While this product is very safe, the only disadvantage with it is that it may not be effective.
The unfortunate reality of your situation is that the only way to *make* an animal sleep who doesn't want to is drug her with anesthetic agents. If that's truly what you're looking for, I'm afraid there's no escaping the fact you will be disappointed. Without an anesthetic/tranquilizer, there is no way to force an animal to sleep when they don't want to, especially in the face of an alarming or stressful stimulus.
Additionally, anesthetics and sedatives are dangerous things even under the best of circumstances. Unfortunately, the only people who have the training and experience to manage a patient of any species who has been anesthetized is a medical or veterinary professional. We are prepared to deal with the complications of anesthesia like not breathing, low blood pressure, and even cardiac arrest that can occur when using an anesthetic. That's why your vet cannot just send you home with something to give her to make her sleep. I bring this up because I want you to have a full understanding of what you are asking for. I completely understand your desire for something to make her sleep during this trip. I just want to be sure you understand what it would take to do that.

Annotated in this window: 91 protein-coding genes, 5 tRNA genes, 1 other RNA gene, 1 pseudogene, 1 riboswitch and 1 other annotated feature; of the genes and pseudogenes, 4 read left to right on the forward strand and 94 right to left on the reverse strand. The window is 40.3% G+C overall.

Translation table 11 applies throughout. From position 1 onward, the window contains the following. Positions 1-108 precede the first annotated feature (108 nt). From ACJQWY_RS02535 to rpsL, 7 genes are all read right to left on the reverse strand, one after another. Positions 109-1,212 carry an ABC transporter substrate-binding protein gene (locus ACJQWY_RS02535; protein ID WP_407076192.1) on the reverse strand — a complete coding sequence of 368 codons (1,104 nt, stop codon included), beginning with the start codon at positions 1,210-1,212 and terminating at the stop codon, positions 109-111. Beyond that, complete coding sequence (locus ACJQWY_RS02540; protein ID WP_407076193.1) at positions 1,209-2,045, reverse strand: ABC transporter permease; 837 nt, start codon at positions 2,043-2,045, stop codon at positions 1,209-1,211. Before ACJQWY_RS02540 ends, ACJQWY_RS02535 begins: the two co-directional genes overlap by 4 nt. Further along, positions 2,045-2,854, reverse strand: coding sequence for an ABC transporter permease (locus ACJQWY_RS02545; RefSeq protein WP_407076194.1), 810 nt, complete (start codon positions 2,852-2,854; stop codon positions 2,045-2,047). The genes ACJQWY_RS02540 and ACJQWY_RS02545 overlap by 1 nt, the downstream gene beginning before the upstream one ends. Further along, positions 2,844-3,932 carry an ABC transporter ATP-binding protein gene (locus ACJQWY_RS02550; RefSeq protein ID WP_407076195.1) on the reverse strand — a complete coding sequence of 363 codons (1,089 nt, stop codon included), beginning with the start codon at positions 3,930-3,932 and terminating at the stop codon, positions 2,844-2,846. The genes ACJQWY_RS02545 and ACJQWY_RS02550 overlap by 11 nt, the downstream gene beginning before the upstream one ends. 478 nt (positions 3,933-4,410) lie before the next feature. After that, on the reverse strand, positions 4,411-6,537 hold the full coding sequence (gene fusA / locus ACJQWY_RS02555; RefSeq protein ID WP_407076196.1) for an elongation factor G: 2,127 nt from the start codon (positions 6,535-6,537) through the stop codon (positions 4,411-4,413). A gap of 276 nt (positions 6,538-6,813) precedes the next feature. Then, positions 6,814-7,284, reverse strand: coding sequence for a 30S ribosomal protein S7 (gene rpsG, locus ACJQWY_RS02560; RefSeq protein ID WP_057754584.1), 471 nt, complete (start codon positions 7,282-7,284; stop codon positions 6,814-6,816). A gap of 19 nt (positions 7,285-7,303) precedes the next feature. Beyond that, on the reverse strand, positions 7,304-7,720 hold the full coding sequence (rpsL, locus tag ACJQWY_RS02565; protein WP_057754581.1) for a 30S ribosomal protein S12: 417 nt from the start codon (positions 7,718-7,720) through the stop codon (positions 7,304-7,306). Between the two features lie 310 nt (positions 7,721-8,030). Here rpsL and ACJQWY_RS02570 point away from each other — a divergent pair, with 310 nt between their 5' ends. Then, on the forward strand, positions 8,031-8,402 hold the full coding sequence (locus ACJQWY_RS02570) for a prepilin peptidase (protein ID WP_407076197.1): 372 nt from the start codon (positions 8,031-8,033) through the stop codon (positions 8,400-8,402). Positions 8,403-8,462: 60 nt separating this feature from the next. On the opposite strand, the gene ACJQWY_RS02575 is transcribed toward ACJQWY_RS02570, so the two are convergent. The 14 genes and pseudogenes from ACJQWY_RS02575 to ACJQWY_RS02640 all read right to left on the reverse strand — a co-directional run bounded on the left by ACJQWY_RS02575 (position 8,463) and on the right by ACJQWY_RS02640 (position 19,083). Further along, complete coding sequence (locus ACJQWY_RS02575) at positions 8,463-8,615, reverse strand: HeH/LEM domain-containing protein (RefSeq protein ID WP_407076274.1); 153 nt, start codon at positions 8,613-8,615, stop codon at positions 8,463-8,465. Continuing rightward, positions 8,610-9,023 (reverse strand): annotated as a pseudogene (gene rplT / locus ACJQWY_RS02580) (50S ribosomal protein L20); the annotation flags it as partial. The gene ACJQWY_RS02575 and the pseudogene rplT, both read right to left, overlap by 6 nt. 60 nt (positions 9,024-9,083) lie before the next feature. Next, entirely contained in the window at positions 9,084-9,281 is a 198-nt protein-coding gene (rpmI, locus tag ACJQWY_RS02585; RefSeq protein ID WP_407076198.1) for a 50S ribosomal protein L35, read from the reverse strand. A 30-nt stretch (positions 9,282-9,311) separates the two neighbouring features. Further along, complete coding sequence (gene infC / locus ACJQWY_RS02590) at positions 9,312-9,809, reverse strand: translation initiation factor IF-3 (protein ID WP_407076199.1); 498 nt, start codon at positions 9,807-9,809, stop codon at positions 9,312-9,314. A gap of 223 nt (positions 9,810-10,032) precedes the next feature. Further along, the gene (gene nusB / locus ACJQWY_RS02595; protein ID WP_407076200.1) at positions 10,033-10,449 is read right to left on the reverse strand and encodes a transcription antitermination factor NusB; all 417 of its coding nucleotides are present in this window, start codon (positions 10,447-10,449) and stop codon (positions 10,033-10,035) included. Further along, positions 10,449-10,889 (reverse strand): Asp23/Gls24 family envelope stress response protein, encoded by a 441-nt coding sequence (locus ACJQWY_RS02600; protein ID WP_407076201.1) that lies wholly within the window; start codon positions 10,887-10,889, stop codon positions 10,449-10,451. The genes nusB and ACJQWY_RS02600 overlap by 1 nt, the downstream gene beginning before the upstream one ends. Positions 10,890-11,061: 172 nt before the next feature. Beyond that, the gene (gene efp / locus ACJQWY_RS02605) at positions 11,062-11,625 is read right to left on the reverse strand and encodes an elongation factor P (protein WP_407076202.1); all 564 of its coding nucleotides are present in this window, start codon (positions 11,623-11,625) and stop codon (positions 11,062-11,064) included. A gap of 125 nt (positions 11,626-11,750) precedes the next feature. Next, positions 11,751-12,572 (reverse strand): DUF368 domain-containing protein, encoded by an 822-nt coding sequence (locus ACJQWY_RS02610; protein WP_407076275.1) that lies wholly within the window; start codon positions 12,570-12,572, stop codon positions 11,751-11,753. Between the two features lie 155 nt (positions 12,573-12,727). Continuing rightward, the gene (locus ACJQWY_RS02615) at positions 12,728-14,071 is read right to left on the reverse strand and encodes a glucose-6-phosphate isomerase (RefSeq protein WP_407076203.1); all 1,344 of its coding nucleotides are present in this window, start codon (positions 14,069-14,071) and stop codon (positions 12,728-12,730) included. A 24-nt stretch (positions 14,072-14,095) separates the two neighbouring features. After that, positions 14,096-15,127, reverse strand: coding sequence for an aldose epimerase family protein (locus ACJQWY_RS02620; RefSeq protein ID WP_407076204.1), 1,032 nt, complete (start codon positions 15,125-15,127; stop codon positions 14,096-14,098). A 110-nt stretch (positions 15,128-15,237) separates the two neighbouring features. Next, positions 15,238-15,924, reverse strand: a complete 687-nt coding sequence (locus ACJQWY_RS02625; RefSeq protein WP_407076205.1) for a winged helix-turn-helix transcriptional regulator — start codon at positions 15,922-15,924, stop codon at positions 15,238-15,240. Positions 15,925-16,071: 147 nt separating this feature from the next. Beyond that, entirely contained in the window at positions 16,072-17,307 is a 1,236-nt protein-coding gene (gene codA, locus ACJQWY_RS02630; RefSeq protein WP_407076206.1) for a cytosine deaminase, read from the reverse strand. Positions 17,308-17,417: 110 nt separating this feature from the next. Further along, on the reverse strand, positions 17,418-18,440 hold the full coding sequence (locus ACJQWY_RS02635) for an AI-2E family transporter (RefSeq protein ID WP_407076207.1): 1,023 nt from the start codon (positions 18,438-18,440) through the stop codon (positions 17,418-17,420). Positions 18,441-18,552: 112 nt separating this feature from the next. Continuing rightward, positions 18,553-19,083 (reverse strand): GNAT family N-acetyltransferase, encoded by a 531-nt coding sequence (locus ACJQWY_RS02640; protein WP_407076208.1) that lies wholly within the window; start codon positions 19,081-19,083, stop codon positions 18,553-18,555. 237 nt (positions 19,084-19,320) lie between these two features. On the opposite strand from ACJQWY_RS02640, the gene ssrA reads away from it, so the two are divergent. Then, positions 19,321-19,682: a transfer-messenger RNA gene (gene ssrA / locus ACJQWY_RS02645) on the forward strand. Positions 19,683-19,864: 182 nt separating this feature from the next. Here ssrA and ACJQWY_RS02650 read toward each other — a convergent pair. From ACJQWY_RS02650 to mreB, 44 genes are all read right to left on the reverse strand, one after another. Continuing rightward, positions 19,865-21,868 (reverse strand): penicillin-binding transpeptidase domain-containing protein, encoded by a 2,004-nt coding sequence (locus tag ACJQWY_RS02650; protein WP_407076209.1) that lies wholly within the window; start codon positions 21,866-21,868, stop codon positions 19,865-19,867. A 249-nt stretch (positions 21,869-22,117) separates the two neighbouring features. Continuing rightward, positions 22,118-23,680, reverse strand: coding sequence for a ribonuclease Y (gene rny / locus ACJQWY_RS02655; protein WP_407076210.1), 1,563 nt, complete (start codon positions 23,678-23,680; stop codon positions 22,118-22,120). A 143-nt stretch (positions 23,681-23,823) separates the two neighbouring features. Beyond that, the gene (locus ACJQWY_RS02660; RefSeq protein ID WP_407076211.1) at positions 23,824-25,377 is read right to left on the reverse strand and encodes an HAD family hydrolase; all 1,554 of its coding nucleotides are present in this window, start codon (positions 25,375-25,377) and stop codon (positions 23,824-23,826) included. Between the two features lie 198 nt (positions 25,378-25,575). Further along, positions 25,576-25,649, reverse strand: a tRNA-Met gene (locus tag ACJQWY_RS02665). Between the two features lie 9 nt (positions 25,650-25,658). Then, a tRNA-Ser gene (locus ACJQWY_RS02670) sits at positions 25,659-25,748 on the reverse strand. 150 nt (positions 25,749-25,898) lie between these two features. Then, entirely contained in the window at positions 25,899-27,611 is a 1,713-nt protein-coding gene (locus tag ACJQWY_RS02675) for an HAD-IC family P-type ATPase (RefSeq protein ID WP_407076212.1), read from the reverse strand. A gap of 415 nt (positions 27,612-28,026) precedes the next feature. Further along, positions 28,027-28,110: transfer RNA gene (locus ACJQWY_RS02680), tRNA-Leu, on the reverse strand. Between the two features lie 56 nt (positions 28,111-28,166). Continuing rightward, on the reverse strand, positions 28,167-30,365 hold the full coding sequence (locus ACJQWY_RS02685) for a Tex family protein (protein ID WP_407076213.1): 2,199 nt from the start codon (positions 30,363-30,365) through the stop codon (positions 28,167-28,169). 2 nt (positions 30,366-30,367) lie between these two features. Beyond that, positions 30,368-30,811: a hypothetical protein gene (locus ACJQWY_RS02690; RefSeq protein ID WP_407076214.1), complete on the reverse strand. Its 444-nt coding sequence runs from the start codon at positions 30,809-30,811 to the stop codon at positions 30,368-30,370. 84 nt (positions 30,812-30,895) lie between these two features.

In the meantime, let's be hopeful she responds well to Rescue Remedy. It's worth a try, and you can rest assured it's safe.
Another helpful hint that has been passed on over the years is that some cats who panic in a crate will travel well in a pillowcase.
The bot***** *****ne is that we prioritize everyone's safety here. We don't want you getting hurt trying to transport her, and we don't want her to get hurt in the process either.
Perhaps there is a veterinarian in your area who does housecalls and would be able to provide additional sedation for her. I know that if you were in my area I would certainly do the best I could to help you transport her without anyone getting injured.
I hope this information helps.